A state appeals court has backed a circuit court’s decision
to dismiss a developer’s malpractice
complaint against a lawyer he accused of misconduct in a case involving a
collapsed deal to build a sports arena in Chicago’s northwest suburbs, with the
appellate justices saying the case was several years too late.
In an opinion issued May 23, the Illinois First District
Appellate Court upheld the ruling of Cook County Circuit Judge John P. Callahan,
who dismissed the complaint Prospect Development and a consultant, John G.
Wilson, filed against Schiff Hardin and one of its attorneys, Donald Kreger.
Justice Sheldon A. Harris wrote the opinion; justices Joy V.
Cunningham and Maureen E. Connors concurred.
The issue stems from a collapsed plan to build a sports
arena in Prospect Heights. According to the opinion, Wilson — hired in
1994 to conduct an arena feasibility study — and Prospect Development
previously filed a breach of contract lawsuit against Prospect Heights. Kreger was
general counsel for the city from 1977 until the arena deal fell through in
2003; he and Wilson became close after their sons were on the same hockey team.
Wilson and the developer successfully proved breach of
contract, Harris wrote, but were denied the chance to recover as much as $20
million on account of undisclosed loans the developer made to Kreger. Following
that ruling, Prospect Development and Wilson filed the malpractice claim.
In the original breach of contract complaint, Wilson and his
companies said Kreger approached Wilson “on multiple occasions to ‘request’ a
$100,000 loan in connection with a personal financial problem.” Wilson said he agreed
to lend the money out of fear a refusal would keep Prospect Development from
completing the arena project.
The plaintiffs argued “each time a loan was made from
1997-2001, they inquired as to the propriety of the loans and whether they
should be disclosed,” and, each time, Kreger “gave them negligent advice.” They
further contend Kreger hid that malpractice until the breach of contract action
was finalized on July 23, 2010.
On July 12, 2012, Wilson and his firm filed their complaint,
arguing Kreger’s advice regarding the loans constituted malpractice. Kreger and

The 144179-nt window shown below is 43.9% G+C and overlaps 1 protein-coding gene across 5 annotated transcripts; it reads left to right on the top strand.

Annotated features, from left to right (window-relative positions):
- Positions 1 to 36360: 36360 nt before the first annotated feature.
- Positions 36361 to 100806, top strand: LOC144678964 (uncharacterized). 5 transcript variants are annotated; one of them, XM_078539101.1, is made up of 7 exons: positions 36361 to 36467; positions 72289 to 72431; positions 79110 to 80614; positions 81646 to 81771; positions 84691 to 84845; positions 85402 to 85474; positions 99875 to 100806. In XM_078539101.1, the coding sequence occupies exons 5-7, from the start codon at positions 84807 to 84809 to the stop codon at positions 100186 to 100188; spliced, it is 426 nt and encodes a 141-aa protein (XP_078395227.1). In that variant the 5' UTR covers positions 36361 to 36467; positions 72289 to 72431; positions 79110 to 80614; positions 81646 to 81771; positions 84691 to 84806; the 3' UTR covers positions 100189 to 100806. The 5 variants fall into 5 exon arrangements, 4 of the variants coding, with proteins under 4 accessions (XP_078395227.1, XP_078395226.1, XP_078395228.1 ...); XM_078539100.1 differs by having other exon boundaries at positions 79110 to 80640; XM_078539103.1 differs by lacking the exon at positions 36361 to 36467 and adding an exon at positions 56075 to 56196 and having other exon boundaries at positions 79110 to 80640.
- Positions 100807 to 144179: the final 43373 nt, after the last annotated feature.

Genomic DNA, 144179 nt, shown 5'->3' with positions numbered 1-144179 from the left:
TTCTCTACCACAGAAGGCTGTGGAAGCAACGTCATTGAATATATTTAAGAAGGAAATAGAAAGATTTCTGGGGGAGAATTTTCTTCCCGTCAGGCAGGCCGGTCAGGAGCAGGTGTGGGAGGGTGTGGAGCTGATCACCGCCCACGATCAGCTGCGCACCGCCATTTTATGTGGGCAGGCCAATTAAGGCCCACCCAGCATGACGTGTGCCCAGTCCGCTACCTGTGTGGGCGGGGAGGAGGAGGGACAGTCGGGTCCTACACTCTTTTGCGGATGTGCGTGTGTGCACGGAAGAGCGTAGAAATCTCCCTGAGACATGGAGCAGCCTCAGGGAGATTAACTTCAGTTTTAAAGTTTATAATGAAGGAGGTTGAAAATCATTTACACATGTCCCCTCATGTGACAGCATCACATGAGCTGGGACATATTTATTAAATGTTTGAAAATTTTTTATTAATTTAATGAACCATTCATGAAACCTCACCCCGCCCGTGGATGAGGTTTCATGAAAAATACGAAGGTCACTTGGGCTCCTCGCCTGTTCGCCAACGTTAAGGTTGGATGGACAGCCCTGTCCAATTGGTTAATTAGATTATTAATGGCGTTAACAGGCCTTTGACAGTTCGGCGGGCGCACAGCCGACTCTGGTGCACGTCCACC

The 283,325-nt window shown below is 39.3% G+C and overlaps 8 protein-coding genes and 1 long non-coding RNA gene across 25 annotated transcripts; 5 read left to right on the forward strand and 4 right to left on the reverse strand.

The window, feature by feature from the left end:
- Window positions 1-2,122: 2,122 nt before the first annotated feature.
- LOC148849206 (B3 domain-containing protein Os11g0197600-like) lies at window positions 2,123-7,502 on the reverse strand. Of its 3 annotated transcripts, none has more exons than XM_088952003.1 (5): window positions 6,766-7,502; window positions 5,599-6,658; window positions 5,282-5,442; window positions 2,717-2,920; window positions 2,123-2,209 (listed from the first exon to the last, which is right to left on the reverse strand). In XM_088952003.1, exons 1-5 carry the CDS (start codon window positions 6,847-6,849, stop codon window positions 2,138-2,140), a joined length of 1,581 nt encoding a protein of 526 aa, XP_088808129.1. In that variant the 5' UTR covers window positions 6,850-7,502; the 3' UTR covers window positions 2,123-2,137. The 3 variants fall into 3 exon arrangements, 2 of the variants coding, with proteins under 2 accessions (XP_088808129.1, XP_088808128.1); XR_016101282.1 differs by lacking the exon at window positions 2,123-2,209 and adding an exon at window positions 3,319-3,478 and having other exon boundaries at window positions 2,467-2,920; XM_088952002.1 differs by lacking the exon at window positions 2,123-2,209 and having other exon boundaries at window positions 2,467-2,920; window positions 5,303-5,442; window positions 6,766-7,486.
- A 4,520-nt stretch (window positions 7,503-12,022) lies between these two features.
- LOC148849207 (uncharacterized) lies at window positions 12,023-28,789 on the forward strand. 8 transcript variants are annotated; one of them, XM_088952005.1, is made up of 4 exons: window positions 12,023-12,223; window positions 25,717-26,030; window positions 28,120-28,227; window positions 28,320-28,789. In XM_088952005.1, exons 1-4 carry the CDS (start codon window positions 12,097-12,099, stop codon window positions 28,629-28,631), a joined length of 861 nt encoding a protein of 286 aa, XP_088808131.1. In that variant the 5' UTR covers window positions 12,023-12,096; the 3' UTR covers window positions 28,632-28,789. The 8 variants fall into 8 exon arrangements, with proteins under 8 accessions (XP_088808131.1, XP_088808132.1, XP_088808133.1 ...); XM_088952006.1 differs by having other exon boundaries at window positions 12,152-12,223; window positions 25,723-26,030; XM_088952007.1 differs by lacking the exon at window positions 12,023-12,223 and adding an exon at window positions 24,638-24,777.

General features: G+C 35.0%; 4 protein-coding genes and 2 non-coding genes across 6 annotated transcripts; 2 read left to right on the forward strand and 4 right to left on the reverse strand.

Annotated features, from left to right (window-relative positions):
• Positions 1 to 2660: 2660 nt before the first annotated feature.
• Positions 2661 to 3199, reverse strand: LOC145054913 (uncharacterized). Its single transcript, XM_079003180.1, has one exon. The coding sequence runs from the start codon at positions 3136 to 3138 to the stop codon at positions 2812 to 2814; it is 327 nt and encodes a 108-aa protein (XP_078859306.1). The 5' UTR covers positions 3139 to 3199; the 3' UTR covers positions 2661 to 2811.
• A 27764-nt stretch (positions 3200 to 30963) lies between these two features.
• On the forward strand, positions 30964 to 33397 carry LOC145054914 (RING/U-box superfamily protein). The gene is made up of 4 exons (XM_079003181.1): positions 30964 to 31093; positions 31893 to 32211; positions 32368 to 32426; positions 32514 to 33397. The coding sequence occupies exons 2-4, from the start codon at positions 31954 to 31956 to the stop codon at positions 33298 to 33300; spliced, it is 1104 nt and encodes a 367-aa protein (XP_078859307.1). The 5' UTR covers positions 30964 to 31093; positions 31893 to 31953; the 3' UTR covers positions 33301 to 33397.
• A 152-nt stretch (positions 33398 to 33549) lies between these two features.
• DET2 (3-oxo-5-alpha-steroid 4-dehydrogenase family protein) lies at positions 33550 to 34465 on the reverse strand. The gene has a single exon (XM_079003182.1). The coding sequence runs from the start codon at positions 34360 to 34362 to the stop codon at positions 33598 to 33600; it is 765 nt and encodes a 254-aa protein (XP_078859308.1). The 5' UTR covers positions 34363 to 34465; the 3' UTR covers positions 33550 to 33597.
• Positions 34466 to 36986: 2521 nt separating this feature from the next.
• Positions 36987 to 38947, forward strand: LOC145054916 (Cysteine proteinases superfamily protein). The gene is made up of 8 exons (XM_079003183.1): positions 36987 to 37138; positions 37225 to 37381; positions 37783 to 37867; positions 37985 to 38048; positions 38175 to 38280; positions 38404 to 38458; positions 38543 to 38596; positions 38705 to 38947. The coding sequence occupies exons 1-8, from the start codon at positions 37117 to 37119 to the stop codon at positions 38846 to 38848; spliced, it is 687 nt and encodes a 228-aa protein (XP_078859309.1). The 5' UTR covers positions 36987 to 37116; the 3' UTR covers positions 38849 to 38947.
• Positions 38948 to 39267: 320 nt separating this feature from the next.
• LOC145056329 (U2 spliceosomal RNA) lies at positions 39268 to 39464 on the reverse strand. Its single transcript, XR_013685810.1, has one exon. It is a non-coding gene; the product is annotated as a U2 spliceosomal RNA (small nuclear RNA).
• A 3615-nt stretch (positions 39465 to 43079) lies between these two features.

Schiff Harden moved to dismiss, alleging the six-year statute of repose for
legal malpractice barred Wilson’s action.
In their second amended complaint, filed in 2013, the
plaintiffs acknowledged they filed the malpractice complaint after the repose
expired, but said Kreger’s statements regarding the propriety of the loans tolled
On May 23, 2014, the circuit court denied the motion to
dismiss, saying the statute of repose did not begin until the 2010 ruling. But
Kreger and Schiff Harden moved for reconsideration, explaining “repose runs
from the date of the negligent act, not the date the negligent act causes
injury.” The 2010 ruling, they continued, “established that by January 2005,
plaintiffs were on notice they could not rely upon the alleged advice from
The circuit court granted the motion to dismiss on Oct. 20,
2014. Wilson and his firm filed their own motion to reconsider; it was denied with
prejudice on Jan. 14, 2015. The First District opinion is on Wilson’s appeal of
Harris acknowledged the state’s repose laws can create “a
harsh result” and explained why Illinois courts don’t apply equitable estoppel
or fraudulent concealment to toll a statute of repose when the act should have
been discovered through general diligence and, as in this case, reasonable time
remained to lodge a complaint.
The justices said, even the developers’ suspicion in 2005
that Kreger’s 2001 advice was negligent would have been sufficient to begin the
Prospect Development was represented in the case by attorney
Saif R. Kasmikha, of Novi, Mich.
Kreger and Schiff Hardin were defended by the firm of Miller
Shakman & Beem, of Chicago.